Home » Biking » Aero for the Masses: Zipp 404 Firecrest Is Wider, Lower-Pressure, and Still a Great Wheel
The Zipp 404 road wheelset has been an aero standard for 3 decades. Zipp has gone through six iterations, but it made massive changes last summer.
The newest Zipp 404 Firecrest Disc Brake makes improvements outside of aerodynamics, an attribute widely attached to one of the most recognized model names in road wheels. The 404 has enjoyed 3 decades in the spotlight as one of the most well-rounded road wheels ever produced. So, it was a surprise that Zipp made significant changes outside of the aero realm.
I tested the wheels for 6 months on my daily road whip, both on smooth urban roads and rough tarmac in the Hill Country of Texas. Although Zipp applied massive changes to the 404, it reinforced my opinion that they are among the most versatile road wheelsets ever produced.
The Firecrest 404 balances weight, aerodynamics, durability, and price amazingly well. And Zipp’s Total System Efficiency concept drastically reduced transmitted vibration, dramatically improving ride quality.
The Big Changes
The venerable 404 got wider, from 19mm to a 23mm internal width, but still sits at 58mm deep, like all 404s. And Zipp switched from hooked to hookless bead. These seemingly small changes compile to bring a massive one, something Zipp dubs Total System Efficiency (TSE).
The 404 always addressed wind resistance and gravity, but the 404 Firecrest also minimizes rolling resistance and vibrational losses with these updates. The wider internal width and hookless bead play well with the current crop of wider, higher volume tires and their prescribed lower air pressures.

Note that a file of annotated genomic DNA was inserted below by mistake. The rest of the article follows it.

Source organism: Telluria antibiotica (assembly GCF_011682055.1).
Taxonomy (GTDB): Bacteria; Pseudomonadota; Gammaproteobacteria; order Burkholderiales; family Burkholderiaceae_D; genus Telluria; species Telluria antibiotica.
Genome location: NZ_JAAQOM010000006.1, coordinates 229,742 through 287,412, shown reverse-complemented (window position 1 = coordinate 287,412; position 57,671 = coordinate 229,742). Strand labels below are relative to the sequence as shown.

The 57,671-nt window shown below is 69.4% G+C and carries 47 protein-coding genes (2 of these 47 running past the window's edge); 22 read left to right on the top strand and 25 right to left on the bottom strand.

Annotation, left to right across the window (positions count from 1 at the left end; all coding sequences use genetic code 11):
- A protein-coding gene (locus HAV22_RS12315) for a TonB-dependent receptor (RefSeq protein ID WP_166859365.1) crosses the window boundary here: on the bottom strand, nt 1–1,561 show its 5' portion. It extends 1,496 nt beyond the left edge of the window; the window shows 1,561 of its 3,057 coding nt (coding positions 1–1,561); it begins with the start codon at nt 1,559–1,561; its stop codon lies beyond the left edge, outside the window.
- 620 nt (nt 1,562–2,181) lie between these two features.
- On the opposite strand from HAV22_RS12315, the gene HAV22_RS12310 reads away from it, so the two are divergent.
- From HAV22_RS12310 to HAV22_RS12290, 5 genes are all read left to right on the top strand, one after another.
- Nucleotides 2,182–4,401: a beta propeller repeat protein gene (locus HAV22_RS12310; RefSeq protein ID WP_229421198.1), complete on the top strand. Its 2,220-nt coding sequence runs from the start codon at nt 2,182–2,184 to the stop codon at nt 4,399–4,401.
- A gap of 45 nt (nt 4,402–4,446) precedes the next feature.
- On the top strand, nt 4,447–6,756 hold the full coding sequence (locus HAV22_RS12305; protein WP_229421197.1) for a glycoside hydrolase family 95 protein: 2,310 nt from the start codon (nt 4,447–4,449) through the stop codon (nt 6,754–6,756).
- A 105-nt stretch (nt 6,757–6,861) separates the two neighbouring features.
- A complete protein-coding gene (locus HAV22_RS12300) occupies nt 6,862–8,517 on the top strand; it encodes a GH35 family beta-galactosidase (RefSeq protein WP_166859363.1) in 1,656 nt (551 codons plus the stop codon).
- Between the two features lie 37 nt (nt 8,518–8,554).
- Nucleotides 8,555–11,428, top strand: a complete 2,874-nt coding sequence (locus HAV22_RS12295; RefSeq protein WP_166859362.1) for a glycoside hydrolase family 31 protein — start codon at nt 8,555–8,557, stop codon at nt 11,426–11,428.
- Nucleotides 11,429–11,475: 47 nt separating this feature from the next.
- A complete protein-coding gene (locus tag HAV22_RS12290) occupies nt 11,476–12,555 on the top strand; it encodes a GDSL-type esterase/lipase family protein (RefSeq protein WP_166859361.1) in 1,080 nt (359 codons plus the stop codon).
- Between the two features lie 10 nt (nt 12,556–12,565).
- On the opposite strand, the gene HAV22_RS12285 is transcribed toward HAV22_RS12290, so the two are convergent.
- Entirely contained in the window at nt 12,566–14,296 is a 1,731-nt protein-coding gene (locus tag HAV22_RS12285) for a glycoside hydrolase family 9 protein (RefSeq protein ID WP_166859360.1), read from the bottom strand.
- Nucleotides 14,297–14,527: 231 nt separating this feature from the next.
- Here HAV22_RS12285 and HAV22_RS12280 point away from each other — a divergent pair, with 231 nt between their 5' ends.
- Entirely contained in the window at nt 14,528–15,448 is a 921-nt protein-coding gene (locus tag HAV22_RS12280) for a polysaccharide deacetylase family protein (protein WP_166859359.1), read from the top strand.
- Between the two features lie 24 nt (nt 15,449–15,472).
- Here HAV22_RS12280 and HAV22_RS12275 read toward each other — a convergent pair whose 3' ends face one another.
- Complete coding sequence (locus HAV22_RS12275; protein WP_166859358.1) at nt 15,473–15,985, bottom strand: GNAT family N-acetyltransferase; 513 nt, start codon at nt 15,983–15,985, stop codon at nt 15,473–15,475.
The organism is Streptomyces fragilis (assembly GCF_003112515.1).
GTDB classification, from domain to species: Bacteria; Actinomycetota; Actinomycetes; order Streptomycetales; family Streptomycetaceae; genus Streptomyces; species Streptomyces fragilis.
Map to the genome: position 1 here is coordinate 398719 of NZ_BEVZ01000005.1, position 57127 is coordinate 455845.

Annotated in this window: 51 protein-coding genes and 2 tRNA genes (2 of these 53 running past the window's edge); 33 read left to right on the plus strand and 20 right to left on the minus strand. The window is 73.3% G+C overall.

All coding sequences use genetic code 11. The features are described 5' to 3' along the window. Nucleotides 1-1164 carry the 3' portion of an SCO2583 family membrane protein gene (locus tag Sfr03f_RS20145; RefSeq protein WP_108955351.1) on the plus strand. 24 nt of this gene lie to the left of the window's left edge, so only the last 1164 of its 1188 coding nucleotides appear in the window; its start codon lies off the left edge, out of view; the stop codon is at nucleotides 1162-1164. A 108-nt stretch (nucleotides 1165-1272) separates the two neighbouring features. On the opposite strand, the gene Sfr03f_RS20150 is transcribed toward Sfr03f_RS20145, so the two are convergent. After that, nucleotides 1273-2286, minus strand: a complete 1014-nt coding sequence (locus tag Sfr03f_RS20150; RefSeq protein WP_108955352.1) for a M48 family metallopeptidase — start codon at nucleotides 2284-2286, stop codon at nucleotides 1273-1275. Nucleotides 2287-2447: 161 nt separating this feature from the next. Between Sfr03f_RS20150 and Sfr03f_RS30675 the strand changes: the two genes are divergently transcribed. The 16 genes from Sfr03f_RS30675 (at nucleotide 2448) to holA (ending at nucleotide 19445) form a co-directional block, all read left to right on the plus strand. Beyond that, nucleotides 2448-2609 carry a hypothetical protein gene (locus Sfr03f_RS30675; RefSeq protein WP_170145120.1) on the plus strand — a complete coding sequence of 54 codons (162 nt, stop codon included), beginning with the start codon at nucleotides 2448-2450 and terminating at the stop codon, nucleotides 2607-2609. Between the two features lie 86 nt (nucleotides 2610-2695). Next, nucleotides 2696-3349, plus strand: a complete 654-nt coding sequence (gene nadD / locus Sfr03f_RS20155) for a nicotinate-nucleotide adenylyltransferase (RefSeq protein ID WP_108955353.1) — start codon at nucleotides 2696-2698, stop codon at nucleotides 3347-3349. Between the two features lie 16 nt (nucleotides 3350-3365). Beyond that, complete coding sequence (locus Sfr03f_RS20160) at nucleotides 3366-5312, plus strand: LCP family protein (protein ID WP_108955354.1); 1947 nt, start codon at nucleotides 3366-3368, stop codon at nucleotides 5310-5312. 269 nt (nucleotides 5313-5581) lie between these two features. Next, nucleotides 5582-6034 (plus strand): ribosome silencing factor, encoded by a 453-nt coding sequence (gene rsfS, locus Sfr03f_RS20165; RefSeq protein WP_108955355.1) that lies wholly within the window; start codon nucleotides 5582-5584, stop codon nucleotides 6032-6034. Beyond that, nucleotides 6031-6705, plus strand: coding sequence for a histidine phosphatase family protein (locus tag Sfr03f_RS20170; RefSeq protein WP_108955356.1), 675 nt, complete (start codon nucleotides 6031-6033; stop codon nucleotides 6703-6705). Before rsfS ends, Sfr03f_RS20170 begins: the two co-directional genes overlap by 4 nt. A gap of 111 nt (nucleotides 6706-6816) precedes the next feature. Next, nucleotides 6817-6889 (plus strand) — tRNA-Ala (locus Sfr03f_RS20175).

How low? To a guy like me, who raced on tires inflated to as high as 145 psi, the recommended pressures for my 175-pound riding weight and 25c tires are astoundingly low: 70.8 psi in the rear, 66.6 psi in the front.
At first, I didn’t trust those low pressures, thinking I would hit a pothole and blow out a sidewall or damage a rim. Zipp insiders assured me that these pressures were safe and that I would immediately feel the effects of TSE.
Zipp retained its signature dimpling on the sidewalls of the rims for claimed aerodynamic gains, and the brand also states that the hookless bead cleans up the transition between the tire and rim for aero efficiency. Zipp also claims hookless beads require less resin for the same strength, improving the strength to weight ratio of the wheel.
The German-engineered ZR1 DB hubs are center lock and have 12mm thru-axle end caps. The front weighed a verified 690 g with valves and rim tape, and the rear tipped the scale at 800 g with an XDR freehub body. This represents a claimed reduction of 350 g for the set, which is significant at this wheel level.
The Zipp 404 Firecrest and TSE at Speed
TSE, ABLX dimples, hookless beads … all these techy-sounding features sound impressive, but do the updates do the Zipp 404 justice? The 404 was Zipp’s bestselling road wheelset for a long time, and it seemed risky to me to make significant changes — especially the TSE and corresponding lower tire pressures.
But half a mile down a blown-out country road proved how TSE could improve performance and, more importantly for me, the comfort of road rides. The constant chip seal rattle was gone, replaced by an almost luxurious feel.
I still felt connected to the pavement and was aware of cracks and small holes, but the annoying and energy-robbing vibrations were muted considerably. And the rougher the roads got, the starker the difference in damping felt.
Another valuable byproduct of the low tire pressures was the increased traction. The improved tire compliance to surface imperfections and the additional vibration damping exponentially increased the feeling of adhesion and confidence.